We will wait for you! Sorry to hear about the situation, I hope they fix you well at the hospital.Sorry guys, I'm out for the next couple of days. Went to hospital directly after my last post, appendix. It's 20 to 1 in the morning, surgery will happen in a couple of hours. Behave!
I had computer problems tonight and the computer is OK now. I installed Sonic Visualiser but I don't really know how to interpret the various waveform or other visual representation of sound.It's really not.
I'm sure there will be something out there for a Debian-based distro. In fact, here's one:
Sonic Visualiser is a program for viewing and analysing the contents of music audio files.www.sonicvisualiser.org
Not used it myself but next time I fire up one of the Linux boxes I'll give it a whirl. And yes, you may well see a difference on a waveform analysis. But your ears and (more importantly) brain don't work in the same way.
Exactly, in almost every set up (my own included), the bitrate of the audio is rarely the biggest issue!What we found was not what we expected. Our hi-res gear revealed just how good high bitrate mp3 could be, not how poor it was. We, and other listeners, could never, ever tell for certain whether we were listening to mp3 or uncompressed music. The difference was just too small.
These days I am much more relaxed about audio. Once I realized that I was paying more attention to how my equipment was performing rather than how much I was enjoying the music, that was it for me.
MP3 is not high resolution, neither is CD in the jargon of audiophiles.Ok ok ok so it's not a mainstream concern according to the speaker and 90 people out of 100 can't tell the difference between CD Audio and hi-res (I am doing this from memory)
I think I win again Chris with the Mp3s. It's high resolution more then enough..
I used to use 320 VBR or similar when I ripped CDs (it has been years) and the results were superb. I think that VBR is the ticket.Call me crazy, I decided to encode my 2 latest CD batches @ 225VBR instead of 320CBR. I can't hear the difference and 225VBR is about 1/3 smaller then 320. I think it's a no brainer.
I still need to prove this scientifically with software and blind tests.
Just external portable hdds, but my listening library has mp3 or sometimes apple lossless in iTunes. I can access most music with Spotify and Apple, so only store stuff they don’t have (live albums of obscure bands, Asian folk music etc.) For me the strange part is back then, 20 years ago I was not aware that my 128k mp3s sounded bad. I was focusing on different things. Your perception can also change greatly imo.[What device do you use to store a full quality CDs ?
I don't know, we shall see in the next years...Just external portable hdds, but my listening library has mp3 or sometimes apple lossless in iTunes. I can access most music with Spotify and Apple, so only store stuff they don’t have (live albums of obscure bands, Asian folk music etc.) For me the strange part is back then, 20 years ago I was not aware that my 128k mp3s sounded bad. I was focusing on different things. Your perception can also change greatly imo.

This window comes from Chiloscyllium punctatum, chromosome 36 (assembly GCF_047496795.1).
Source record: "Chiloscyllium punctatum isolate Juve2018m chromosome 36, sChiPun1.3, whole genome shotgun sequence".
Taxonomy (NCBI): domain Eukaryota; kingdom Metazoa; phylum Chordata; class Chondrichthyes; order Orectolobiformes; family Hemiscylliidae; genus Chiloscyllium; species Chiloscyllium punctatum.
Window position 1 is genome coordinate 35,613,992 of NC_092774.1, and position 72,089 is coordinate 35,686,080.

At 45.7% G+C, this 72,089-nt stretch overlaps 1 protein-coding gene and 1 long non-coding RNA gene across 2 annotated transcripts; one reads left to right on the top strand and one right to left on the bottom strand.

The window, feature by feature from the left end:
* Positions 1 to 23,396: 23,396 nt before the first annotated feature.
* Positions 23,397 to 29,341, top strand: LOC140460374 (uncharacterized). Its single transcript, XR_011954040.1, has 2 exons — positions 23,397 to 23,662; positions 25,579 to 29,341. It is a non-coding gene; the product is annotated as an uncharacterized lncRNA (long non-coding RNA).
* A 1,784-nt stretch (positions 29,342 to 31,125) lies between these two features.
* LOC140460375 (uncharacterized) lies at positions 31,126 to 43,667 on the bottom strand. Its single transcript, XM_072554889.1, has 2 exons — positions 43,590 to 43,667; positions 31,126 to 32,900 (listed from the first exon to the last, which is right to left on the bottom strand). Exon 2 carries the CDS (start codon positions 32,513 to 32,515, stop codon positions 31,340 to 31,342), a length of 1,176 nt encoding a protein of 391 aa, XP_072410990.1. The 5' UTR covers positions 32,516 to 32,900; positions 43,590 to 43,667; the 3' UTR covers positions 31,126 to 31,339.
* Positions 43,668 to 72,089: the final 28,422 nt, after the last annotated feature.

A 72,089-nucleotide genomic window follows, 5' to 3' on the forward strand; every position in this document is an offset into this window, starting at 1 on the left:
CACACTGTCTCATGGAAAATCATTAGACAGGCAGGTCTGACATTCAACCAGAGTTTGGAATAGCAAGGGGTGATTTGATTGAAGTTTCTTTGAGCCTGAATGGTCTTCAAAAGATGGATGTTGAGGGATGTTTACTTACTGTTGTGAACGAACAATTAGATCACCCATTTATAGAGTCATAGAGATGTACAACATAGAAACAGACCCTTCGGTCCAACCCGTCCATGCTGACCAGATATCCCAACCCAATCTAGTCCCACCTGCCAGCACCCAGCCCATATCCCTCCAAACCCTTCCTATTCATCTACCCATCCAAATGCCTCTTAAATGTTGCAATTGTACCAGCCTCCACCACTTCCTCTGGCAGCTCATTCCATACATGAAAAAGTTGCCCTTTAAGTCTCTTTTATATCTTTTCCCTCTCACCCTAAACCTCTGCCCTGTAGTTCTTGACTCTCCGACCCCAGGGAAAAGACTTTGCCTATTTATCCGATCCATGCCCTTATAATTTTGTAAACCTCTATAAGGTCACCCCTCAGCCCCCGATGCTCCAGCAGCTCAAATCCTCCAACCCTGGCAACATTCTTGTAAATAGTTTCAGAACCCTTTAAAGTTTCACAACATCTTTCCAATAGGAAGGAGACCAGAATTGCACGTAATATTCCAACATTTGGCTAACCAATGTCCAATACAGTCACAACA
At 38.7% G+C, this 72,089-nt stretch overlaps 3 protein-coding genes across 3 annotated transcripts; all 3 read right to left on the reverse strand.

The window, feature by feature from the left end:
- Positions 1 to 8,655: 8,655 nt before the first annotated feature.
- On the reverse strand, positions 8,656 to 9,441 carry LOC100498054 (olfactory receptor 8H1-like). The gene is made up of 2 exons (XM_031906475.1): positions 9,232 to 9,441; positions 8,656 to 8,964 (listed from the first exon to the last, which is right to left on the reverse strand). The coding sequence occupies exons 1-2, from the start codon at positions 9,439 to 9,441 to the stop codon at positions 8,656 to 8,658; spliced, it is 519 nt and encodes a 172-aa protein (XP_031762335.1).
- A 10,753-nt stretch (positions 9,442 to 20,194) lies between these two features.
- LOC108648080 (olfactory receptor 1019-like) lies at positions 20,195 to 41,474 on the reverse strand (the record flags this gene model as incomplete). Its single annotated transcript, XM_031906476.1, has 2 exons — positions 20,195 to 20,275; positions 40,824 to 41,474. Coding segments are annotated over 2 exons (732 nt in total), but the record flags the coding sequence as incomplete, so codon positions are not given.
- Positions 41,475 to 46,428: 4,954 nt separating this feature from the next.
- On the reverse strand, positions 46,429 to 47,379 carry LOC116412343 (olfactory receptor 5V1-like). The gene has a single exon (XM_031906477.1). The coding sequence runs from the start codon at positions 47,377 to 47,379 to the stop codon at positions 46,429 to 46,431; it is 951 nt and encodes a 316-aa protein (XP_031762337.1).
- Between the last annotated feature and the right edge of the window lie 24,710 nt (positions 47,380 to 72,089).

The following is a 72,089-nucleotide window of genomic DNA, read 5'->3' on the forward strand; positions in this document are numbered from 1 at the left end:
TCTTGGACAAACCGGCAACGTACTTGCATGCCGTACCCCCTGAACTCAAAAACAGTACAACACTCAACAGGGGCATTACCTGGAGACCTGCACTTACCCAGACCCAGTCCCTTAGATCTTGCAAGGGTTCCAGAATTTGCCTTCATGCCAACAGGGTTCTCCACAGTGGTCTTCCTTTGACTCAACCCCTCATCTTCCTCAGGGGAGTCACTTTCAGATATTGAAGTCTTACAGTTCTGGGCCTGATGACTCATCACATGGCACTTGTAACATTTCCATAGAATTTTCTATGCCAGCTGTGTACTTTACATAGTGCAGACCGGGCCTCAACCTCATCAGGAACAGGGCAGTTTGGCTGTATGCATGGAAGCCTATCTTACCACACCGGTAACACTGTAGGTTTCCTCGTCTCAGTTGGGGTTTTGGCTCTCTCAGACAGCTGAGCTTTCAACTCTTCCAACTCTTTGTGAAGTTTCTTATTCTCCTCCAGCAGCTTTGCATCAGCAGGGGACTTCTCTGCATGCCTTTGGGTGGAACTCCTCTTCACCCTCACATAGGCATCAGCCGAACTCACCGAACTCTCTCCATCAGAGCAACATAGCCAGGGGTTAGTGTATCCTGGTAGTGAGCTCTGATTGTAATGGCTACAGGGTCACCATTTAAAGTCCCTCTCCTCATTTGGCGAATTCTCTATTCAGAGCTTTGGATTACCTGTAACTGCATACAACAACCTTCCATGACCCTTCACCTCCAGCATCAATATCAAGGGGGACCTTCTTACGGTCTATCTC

I guess I am sort of an audiophile if you take it to mean lover of audio and not lover of the gear perse. However, critical listening to the point where it is the gear and not the music is counter-productive if the goal is the enjoyment of the music. My listening environments never really warranted critical analytical listening: dorms, apartment complexes, kids, dogs, traffic &c--too much ambient noise to worry about every minute detail. And there is a good bit of my listening collection that suffers from too good equipment. There is some stuff that just never sounded better than on an AM car radio.I'm glad to be done with that nonsense. Nowadays I have middle of the road gear that sounds great. My focus is back on the music, where it belongs.
Well said.I think you'll find the overwhelming evidence from many sources says otherwise (not just my opinion).
You are welcome to YOUR opinion, but when you start claiming other people's opinions (and experiences!) are in their minds I have to call "woah there". I work with a fantastic audio engineer who can hear the difference between 44.1khz and 96khz. I can't.
I think the widely held view is that audiophiles are gearheads. There are music lovers who don't care one whit about equipment but the same cannot be said about audiophiles.I guess I am sort of an audiophile if you take it to mean lover of audio and not lover of the gear perse.